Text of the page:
There are two notable emancipations of the mind from the tyranny of mere appearances that have received scant attention save from mathematicians and theoretical physicists.These two ideas, of curved time and higher space, by their very nature are bound to profoundly modify human thought. They loosen the bonds within which advancing knowledge has increasingly labored, they lighten the dark abysses of consciousness, they reconcile the discoveries of Western workers with the inspirations of Eastern dreamers; but best of all, they open vistas, they offer "glimpses that may make us less forlorn."
ome the apparent contradictoriness of facts of sensible experience. Should we observe in three-dimensional space contradictory facts our reason would be forced to reconcile these contradictions, also, and if they could be reconciled by the idea of a four-dimensional space our reason would accept this idea without cavil. Furthermore, if from our childhood, phenomena had been of daily occurrence requiring a space of four or more dimensions for an explanation conformable to reason, we should feel ourselves native to a space of four or more dimensions.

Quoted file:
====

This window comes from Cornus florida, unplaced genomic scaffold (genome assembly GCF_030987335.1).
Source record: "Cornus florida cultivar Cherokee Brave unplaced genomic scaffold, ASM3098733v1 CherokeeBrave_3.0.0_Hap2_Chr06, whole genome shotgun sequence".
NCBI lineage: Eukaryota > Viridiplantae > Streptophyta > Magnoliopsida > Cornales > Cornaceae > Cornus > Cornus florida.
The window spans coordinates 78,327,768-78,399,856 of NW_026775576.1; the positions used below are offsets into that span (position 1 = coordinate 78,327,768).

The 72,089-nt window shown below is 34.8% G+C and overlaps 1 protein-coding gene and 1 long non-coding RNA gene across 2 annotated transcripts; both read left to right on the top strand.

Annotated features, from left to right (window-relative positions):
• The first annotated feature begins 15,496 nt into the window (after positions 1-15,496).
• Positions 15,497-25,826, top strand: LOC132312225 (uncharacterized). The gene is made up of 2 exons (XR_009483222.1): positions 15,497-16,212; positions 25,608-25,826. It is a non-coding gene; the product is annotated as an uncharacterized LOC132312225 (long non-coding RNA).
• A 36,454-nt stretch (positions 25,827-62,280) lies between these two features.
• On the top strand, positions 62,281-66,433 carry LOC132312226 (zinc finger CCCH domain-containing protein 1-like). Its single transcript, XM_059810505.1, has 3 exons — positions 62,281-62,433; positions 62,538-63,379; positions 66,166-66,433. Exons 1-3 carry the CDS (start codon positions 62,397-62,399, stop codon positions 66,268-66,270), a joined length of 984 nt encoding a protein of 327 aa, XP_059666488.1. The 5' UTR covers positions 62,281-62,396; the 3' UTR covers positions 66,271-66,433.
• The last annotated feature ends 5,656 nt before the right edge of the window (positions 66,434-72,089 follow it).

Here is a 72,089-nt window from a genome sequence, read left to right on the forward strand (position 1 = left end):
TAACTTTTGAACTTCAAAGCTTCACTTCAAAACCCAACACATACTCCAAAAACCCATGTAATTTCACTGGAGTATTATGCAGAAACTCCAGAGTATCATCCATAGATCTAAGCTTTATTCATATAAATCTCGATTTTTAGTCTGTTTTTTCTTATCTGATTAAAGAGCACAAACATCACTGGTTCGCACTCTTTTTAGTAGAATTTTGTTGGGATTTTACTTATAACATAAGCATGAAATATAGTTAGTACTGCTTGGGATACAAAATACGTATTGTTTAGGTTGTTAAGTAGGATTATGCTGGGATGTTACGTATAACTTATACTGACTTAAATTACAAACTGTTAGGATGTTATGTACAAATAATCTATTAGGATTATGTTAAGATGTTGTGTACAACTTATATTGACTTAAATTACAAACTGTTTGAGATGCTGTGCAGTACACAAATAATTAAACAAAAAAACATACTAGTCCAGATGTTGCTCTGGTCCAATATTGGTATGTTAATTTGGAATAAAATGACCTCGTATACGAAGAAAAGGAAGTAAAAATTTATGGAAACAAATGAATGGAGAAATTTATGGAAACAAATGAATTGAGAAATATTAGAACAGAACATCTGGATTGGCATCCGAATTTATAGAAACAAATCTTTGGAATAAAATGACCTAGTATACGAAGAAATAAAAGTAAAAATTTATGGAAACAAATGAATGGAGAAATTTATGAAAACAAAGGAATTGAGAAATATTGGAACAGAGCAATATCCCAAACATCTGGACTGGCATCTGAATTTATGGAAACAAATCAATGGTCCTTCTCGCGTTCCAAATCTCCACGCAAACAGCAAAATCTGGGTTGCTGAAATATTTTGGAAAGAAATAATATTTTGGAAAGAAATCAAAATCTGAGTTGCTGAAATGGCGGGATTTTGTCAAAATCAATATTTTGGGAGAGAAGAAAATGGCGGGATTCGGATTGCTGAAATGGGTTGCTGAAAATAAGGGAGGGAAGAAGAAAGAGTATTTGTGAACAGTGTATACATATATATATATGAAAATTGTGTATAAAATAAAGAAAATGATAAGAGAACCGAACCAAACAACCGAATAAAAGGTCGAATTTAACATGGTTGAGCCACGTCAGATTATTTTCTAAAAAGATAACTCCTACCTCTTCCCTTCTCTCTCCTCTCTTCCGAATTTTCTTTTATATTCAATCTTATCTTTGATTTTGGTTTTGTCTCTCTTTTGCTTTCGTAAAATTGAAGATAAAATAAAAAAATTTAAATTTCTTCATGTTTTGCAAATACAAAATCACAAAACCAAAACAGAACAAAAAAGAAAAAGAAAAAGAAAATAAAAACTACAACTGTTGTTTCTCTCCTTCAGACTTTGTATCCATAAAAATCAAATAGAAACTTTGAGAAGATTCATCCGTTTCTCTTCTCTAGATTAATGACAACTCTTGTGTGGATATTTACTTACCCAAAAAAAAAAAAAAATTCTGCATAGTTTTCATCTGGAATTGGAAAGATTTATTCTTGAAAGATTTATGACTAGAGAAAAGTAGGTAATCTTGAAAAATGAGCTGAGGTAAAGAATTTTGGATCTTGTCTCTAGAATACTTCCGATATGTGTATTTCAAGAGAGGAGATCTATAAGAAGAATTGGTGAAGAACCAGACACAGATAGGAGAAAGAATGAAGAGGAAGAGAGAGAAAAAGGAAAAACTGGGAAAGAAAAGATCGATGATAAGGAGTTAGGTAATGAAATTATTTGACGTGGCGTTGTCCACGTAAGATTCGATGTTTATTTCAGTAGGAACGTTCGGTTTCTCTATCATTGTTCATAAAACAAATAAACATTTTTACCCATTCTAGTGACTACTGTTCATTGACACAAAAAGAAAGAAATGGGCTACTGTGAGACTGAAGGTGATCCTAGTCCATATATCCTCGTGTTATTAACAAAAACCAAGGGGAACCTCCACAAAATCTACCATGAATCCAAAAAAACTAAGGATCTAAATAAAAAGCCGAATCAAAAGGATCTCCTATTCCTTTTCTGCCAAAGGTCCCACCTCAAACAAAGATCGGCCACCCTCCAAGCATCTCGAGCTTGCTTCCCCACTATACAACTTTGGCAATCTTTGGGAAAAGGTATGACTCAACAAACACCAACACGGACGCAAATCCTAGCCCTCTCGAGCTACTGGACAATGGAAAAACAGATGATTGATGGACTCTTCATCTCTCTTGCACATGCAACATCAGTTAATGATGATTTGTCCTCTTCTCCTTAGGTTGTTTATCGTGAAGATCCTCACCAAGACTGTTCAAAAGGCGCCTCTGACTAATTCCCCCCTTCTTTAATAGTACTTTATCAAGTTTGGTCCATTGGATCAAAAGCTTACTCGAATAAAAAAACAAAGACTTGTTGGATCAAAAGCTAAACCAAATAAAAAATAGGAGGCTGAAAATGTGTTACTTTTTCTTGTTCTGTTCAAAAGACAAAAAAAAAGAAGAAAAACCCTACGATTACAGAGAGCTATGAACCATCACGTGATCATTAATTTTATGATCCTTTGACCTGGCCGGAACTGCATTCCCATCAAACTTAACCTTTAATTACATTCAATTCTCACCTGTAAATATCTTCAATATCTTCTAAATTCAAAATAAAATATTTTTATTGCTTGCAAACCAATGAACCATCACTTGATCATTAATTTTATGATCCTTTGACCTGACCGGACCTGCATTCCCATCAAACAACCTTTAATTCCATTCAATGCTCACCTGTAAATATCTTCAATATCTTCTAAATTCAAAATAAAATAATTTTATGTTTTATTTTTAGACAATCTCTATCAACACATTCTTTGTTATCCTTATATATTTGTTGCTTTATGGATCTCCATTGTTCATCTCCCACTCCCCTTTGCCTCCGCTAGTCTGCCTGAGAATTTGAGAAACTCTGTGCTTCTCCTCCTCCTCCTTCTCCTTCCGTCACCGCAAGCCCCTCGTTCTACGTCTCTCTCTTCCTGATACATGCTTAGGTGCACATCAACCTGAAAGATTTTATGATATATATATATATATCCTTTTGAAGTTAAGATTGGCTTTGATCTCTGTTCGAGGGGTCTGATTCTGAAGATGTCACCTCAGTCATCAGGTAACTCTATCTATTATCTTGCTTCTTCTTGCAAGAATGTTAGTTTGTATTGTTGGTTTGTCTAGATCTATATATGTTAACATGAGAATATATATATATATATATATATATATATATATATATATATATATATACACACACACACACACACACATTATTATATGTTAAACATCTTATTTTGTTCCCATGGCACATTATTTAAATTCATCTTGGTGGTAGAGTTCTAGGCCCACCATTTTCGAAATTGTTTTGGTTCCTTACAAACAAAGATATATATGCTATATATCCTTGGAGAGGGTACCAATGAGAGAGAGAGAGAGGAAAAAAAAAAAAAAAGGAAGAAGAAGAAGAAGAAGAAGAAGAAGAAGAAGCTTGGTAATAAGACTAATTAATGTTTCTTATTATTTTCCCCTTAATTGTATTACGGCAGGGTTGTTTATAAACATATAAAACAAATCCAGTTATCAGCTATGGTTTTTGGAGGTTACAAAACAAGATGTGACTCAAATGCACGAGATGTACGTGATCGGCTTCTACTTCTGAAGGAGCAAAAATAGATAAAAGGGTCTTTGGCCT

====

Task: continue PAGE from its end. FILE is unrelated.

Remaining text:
Poincaré, the great French mathematician and physicist, arrived at these same conclusions by another route. By a process of mathematical reasoning of a sort too technical to be appropriately given here, he discovers an order in which our categories range themselves naturally, and which corresponds with the points of space; and that this order presents itself in the form of what he calls a "three circuit distribution board." "Thus the characteristic pr